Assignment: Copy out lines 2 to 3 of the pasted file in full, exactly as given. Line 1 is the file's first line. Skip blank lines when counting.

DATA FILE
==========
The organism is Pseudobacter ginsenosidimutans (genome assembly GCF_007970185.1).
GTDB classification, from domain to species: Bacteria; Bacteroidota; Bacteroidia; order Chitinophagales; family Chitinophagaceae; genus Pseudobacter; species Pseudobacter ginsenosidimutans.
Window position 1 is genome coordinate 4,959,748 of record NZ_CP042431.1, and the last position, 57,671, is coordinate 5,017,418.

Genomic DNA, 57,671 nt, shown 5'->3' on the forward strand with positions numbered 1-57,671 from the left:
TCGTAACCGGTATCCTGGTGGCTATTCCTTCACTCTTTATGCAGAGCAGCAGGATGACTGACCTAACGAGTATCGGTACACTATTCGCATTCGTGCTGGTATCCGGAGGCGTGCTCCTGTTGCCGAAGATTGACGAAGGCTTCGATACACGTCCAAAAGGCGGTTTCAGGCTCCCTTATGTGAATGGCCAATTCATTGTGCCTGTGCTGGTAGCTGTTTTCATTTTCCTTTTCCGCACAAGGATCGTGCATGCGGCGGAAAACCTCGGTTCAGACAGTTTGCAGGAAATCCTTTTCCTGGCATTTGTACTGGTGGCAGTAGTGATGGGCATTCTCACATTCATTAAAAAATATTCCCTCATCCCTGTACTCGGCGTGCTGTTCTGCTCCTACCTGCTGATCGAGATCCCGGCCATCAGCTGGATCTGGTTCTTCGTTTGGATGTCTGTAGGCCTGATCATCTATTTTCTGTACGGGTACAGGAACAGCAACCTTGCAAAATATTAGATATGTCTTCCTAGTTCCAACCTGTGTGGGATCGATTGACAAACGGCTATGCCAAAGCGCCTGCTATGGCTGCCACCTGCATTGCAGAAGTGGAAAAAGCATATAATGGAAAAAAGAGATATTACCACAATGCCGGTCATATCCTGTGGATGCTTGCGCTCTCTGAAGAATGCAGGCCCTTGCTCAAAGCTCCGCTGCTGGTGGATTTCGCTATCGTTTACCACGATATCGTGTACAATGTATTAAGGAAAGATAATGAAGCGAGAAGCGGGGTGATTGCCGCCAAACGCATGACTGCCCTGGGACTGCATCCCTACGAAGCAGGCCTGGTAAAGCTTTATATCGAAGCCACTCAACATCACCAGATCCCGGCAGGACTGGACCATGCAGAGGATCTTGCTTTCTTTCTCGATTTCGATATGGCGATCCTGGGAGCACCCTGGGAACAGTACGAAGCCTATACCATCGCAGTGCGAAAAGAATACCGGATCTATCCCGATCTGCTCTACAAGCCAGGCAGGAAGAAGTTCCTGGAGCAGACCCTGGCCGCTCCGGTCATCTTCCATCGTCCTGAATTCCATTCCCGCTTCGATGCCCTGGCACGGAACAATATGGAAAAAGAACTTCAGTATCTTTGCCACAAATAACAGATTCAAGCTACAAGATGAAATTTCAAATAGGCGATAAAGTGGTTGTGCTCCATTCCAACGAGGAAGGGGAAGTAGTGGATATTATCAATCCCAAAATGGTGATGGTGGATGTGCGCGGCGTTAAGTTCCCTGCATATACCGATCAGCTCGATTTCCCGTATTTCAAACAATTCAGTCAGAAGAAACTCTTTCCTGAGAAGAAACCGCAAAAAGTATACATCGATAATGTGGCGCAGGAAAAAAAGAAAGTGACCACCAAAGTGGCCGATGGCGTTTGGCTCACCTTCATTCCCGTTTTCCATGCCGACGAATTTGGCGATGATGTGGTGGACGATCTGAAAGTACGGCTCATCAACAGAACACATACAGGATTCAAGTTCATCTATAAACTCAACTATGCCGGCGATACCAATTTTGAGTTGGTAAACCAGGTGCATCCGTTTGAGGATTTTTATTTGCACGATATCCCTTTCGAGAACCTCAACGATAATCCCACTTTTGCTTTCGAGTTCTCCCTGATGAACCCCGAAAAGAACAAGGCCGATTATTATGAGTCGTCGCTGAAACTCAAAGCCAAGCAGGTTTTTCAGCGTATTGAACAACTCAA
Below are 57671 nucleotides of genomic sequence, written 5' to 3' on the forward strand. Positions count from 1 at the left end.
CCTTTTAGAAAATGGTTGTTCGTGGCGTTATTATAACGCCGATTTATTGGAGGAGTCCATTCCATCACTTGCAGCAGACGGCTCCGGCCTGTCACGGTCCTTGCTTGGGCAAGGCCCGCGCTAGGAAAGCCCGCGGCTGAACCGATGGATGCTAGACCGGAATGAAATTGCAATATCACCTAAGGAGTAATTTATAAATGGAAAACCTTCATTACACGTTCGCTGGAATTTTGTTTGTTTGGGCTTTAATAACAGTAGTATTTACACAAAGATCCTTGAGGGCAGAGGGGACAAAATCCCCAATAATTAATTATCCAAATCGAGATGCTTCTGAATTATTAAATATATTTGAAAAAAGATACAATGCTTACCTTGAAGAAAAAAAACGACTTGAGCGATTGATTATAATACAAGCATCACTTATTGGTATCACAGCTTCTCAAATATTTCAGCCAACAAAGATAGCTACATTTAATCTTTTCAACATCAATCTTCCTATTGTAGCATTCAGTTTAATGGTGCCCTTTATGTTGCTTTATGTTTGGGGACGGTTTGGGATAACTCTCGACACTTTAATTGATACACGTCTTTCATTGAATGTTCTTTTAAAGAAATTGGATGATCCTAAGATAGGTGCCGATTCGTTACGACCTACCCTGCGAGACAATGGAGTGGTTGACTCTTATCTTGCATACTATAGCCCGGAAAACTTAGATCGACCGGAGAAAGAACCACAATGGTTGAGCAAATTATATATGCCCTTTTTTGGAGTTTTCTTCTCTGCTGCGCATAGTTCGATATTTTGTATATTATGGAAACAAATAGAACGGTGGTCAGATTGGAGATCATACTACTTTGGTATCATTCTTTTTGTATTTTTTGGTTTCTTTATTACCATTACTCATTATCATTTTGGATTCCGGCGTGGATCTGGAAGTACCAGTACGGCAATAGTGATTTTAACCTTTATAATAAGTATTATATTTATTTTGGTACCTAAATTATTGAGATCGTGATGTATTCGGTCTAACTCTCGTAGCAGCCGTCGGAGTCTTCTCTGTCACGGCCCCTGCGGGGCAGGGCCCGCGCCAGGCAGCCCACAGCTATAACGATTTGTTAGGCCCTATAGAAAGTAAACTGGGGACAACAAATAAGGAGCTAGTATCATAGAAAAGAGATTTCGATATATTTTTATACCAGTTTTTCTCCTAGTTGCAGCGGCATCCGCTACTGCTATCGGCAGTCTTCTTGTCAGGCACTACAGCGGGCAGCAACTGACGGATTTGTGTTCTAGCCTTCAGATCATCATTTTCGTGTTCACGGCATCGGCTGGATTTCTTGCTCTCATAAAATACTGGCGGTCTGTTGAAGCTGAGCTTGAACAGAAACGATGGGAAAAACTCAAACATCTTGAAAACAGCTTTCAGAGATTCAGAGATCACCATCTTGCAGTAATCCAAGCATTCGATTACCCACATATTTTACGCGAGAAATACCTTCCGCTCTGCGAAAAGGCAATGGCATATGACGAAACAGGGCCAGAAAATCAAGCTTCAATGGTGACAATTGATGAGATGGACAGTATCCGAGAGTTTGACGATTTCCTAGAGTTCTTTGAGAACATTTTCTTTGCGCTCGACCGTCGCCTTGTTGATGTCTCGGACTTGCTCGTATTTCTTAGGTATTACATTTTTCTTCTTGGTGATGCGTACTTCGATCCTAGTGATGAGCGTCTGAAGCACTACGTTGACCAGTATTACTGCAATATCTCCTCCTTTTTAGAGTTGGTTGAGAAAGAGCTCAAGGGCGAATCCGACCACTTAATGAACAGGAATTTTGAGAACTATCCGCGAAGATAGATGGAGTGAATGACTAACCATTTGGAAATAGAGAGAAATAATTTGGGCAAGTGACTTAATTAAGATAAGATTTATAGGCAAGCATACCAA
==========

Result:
GTDB classification, from domain to species: Bacteria; Bacteroidota; Bacteroidia; order Chitinophagales; family Chitinophagaceae; genus Pseudobacter; species Pseudobacter ginsenosidimutans.
Window position 1 is genome coordinate 4,959,748 of record NZ_CP042431.1, and the last position, 57,671, is coordinate 5,017,418.